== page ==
Space to worship

April 28, 2006

Interesting piece from the Pakistan Daily Times about the dillemas of being a Muslim in space. From the article:

How do Muslim astronauts pray in space? Malaysia’s National Space Agency is holding a conference to consider such questions as the country prepares to send its first citizen into orbit. A nationwide competition in the majority-Muslim country has narrowed the field to four astronaut candidates, three of whom are Muslims. Two will eventually be trained and sent into space by Russia, and Malaysia’s space agency – Angkasa – said it had been scratching its head over how Muslim rituals could be carried out properly…

The astronaut will also visit the International Space Station, which circles the earth 16 times in 24 hours, so another thorny question will be: How to pray five times a day as required by Islam, she said. Working out the direction of Mecca while hovering above the earth will also prove challenging.

Muslims, per their faith, are required to face Mecca (Islam's holiest site, a city in Saudi Arabia) five times a day – hard to do when Mecca is moving constantly beneath your feet.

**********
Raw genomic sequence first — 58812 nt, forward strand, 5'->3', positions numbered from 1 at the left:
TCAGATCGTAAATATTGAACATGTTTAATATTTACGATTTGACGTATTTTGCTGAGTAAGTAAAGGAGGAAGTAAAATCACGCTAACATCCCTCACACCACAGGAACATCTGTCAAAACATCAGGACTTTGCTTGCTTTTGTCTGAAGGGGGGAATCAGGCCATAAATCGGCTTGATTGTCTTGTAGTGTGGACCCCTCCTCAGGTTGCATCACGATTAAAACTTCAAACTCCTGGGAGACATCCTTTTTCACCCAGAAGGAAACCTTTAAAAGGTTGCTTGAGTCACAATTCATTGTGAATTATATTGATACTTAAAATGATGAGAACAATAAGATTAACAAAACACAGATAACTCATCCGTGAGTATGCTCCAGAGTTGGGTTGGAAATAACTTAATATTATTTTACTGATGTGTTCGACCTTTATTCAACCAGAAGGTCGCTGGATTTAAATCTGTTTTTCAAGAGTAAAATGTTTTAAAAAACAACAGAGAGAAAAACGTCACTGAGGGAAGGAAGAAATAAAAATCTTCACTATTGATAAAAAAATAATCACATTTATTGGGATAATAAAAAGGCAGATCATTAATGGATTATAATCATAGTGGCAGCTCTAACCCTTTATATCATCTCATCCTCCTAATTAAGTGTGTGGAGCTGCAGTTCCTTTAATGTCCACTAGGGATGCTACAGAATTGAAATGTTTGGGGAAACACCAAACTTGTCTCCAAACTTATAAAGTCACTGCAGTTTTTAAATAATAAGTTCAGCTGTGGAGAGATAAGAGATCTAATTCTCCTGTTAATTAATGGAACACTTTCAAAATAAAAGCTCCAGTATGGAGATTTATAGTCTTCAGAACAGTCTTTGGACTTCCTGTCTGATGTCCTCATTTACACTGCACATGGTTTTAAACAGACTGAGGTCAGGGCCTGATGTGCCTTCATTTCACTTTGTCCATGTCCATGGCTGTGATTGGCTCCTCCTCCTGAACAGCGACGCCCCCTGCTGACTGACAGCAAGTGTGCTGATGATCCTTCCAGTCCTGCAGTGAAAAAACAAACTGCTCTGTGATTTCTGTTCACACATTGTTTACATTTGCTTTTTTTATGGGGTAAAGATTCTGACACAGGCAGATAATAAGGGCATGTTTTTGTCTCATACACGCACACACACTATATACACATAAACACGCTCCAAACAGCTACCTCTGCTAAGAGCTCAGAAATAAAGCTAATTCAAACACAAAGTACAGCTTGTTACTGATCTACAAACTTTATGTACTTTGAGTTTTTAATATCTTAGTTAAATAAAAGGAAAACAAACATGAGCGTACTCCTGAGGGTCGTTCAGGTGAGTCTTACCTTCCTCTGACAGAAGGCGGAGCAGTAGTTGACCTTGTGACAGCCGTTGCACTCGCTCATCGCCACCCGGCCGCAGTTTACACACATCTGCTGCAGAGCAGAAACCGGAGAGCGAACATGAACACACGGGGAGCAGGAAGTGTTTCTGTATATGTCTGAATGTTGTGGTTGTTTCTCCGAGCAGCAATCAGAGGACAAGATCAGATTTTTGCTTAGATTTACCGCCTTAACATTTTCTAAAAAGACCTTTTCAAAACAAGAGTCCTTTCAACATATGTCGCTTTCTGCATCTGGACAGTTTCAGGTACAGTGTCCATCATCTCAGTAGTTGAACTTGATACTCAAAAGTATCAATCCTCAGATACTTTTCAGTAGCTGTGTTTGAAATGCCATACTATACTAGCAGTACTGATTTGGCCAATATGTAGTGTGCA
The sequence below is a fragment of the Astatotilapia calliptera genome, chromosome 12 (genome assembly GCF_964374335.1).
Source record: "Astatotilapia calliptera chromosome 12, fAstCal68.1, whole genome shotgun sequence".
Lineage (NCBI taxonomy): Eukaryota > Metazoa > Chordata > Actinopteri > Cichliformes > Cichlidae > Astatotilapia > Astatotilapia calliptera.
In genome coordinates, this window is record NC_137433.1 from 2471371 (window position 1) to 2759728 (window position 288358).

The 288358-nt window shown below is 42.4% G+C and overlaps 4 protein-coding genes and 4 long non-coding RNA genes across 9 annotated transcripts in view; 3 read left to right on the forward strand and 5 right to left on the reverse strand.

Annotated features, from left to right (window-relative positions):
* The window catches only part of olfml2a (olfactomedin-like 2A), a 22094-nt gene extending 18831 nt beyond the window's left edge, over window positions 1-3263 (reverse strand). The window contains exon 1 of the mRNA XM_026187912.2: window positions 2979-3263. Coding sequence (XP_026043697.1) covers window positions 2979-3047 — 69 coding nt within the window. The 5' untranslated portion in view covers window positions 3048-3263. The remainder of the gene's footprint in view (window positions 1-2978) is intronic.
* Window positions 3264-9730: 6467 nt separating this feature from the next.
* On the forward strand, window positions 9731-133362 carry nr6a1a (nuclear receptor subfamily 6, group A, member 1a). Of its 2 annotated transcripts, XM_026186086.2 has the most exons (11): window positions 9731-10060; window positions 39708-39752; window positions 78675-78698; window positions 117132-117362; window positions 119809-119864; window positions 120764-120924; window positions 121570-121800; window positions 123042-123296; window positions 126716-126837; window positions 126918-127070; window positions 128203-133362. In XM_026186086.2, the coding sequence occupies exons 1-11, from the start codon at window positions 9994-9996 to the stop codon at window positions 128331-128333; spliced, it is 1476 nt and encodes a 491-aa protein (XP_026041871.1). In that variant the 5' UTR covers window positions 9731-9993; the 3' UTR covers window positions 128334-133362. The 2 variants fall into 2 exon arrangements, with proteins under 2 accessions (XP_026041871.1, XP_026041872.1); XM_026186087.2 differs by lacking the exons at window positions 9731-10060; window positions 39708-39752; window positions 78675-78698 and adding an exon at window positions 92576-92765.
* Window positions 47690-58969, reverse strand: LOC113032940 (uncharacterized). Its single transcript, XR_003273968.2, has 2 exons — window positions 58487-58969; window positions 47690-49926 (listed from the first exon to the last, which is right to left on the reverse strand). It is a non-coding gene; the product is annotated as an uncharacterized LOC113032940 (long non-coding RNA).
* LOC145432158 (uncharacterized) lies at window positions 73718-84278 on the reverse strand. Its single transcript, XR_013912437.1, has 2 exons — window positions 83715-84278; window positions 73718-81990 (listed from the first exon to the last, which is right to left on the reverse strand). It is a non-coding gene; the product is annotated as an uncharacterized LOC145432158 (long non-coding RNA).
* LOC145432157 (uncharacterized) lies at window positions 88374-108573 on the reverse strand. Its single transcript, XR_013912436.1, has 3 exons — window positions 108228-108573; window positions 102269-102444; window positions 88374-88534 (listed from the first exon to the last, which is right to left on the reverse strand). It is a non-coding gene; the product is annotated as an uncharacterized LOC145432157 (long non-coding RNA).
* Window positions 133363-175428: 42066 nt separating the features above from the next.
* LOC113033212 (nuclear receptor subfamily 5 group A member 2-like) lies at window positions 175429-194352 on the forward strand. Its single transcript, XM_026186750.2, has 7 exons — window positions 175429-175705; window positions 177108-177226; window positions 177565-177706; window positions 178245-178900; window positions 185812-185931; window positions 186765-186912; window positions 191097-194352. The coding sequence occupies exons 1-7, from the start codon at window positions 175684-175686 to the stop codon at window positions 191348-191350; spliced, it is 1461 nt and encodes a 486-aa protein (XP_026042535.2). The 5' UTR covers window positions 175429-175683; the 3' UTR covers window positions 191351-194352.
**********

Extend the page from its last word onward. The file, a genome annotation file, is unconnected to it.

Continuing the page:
The dilemma faced by the the Malaysian Muslim reminds me about Jesus' conversation with the women at the well:

John 4:19 – 4:24 The woman said to Him, "Sir, I perceive that You are a prophet. "Our fathers worshiped in this mountain, and you people say that in Jerusalem is the place where men ought to worship." Jesus said to her, "Woman, believe Me, an hour is coming when neither in this mountain nor in Jerusalem will you worship the Father. "You worship what you do not know ; we worship what we know , for salvation is from the Jews. "But an hour is coming, and now is, when the true worshipers will worship the Father in spirit and truth; for such people the Father seeks to be His worshipers. "God is spirit, and those who worship Him must worship in spirit and truth." 

While Jesus' words here may not have been intended to address the dilemmas of a space traveling believers, they are relevant nonetheless – our worship centers not on a particular place or methodology, but on a person, Jesus Christ, who is always present and available to us as His children.  

Even if we find ourselves hurtling through space at several thousand miles per hour.

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In Praise of Prairie Dogs

April 27, 2006

Somewhere around second grade I became a confirmed environmentalist. It was near the heyday of environmentalist propaganda films, movies like, Say Goodbye (1971), Bless the Beasts and the Children (1971), and The Lorax (1972) movies I was to see repeatedly throughout my elementary school career; and they had a profound impact me.